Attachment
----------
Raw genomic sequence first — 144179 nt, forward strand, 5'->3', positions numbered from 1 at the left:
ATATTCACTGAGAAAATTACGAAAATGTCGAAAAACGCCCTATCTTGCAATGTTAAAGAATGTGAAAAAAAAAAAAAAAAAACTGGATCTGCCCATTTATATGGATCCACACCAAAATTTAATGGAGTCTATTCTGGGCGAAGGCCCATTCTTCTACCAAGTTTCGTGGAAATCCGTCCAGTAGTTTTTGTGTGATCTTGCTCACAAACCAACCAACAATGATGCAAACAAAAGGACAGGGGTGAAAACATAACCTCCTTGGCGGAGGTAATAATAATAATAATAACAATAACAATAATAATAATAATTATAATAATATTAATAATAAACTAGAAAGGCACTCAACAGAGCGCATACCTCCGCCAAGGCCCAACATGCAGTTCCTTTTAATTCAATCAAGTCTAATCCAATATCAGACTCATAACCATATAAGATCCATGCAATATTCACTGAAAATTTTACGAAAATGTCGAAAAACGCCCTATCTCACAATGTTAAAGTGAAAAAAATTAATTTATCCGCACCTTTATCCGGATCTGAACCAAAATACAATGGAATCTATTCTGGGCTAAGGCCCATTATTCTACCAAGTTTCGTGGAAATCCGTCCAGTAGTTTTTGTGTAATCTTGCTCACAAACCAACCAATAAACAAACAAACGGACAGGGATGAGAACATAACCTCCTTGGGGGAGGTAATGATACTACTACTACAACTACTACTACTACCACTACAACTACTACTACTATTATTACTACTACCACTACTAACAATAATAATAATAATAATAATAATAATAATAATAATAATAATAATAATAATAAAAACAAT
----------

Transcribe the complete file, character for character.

Raw genomic sequence first — 144179 nt, forward strand, 5'->3', positions numbered from 1 at the left:
ATATTCACTGAGAAAATTACGAAAATGTCGAAAAACGCCCTATCTTGCAATGTTAAAGAATGTGAAAAAAAAAAAAAAAAAACTGGATCTGCCCATTTATATGGATCCACACCAAAATTTAATGGAGTCTATTCTGGGCGAAGGCCCATTCTTCTACCAAGTTTCGTGGAAATCCGTCCAGTAGTTTTTGTGTGATCTTGCTCACAAACCAACCAACAATGATGCAAACAAAAGGACAGGGGTGAAAACATAACCTCCTTGGCGGAGGTAATAATAATAATAATAACAATAACAATAATAATAATAATTATAATAATATTAATAATAAACTAGAAAGGCACTCAACAGAGCGCATACCTCCGCCAAGGCCCAACATGCAGTTCCTTTTAATTCAATCAAGTCTAATCCAATATCAGACTCATAACCATATAAGATCCATGCAATATTCACTGAAAATTTTACGAAAATGTCGAAAAACGCCCTATCTCACAATGTTAAAGTGAAAAAAATTAATTTATCCGCACCTTTATCCGGATCTGAACCAAAATACAATGGAATCTATTCTGGGCTAAGGCCCATTATTCTACCAAGTTTCGTGGAAATCCGTCCAGTAGTTTTTGTGTAATCTTGCTCACAAACCAACCAATAAACAAACAAACGGACAGGGATGAGAACATAACCTCCTTGGGGGAGGTAATGATACTACTACTACAACTACTACTACTACCACTACAACTACTACTACTATTATTACTACTACCACTACTAACAATAATAATAATAATAATAATAATAATAATAATAATAATAATAATAATAATAAAAACAAT